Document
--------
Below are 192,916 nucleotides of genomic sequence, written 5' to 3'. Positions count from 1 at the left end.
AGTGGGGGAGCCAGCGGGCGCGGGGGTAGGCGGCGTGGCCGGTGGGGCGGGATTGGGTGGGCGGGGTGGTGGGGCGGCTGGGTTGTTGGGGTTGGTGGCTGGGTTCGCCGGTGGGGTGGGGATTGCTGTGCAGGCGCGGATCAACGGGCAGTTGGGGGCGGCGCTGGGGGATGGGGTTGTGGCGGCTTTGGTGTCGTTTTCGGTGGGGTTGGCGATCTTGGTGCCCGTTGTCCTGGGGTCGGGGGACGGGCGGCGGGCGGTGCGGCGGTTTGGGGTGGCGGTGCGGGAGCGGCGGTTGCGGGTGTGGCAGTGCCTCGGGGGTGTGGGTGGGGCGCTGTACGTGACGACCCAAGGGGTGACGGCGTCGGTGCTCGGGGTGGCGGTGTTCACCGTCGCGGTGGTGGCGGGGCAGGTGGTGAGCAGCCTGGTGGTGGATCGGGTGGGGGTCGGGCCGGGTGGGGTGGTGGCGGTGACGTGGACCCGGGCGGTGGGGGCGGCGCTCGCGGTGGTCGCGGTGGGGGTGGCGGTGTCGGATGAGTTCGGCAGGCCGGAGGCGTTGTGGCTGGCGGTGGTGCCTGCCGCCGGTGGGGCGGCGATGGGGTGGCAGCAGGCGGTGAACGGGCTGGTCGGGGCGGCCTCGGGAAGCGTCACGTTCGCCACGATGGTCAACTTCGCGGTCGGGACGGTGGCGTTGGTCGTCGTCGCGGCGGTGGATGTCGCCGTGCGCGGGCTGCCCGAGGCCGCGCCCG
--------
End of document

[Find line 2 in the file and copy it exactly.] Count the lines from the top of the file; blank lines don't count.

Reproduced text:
AGTGGGGGAGCCAGCGGGCGCGGGGGTAGGCGGCGTGGCCGGTGGGGCGGGATTGGGTGGGCGGGGTGGTGGGGCGGCTGGGTTGTTGGGGTTGGTGGCTGGGTTCGCCGGTGGGGTGGGGATTGCTGTGCAGGCGCGGATCAACGGGCAGTTGGGGGCGGCGCTGGGGGATGGGGTTGTGGCGGCTTTGGTGTCGTTTTCGGTGGGGTTGGCGATCTTGGTGCCCGTTGTCCTGGGGTCGGGGGACGGGCGGCGGGCGGTGCGGCGGTTTGGGGTGGCGGTGCGGGAGCGGCGGTTGCGGGTGTGGCAGTGCCTCGGGGGTGTGGGTGGGGCGCTGTACGTGACGACCCAAGGGGTGACGGCGTCGGTGCTCGGGGTGGCGGTGTTCACCGTCGCGGTGGTGGCGGGGCAGGTGGTGAGCAGCCTGGTGGTGGATCGGGTGGGGGTCGGGCCGGGTGGGGTGGTGGCGGTGACGTGGACCCGGGCGGTGGGGGCGGCGCTCGCGGTGGTCGCGGTGGGGGTGGCGGTGTCGGATGAGTTCGGCAGGCCGGAGGCGTTGTGGCTGGCGGTGGTGCCTGCCGCCGGTGGGGCGGCGATGGGGTGGCAGCAGGCGGTGAACGGGCTGGTCGGGGCGGCCTCGGGAAGCGTCACGTTCGCCACGATGGTCAACTTCGCGGTCGGGACGGTGGCGTTGGTCGTCGTCGCGGCGGTGGATGTCGCCGTGCGCGGGCTGCCCGAGGCCGCGCCCG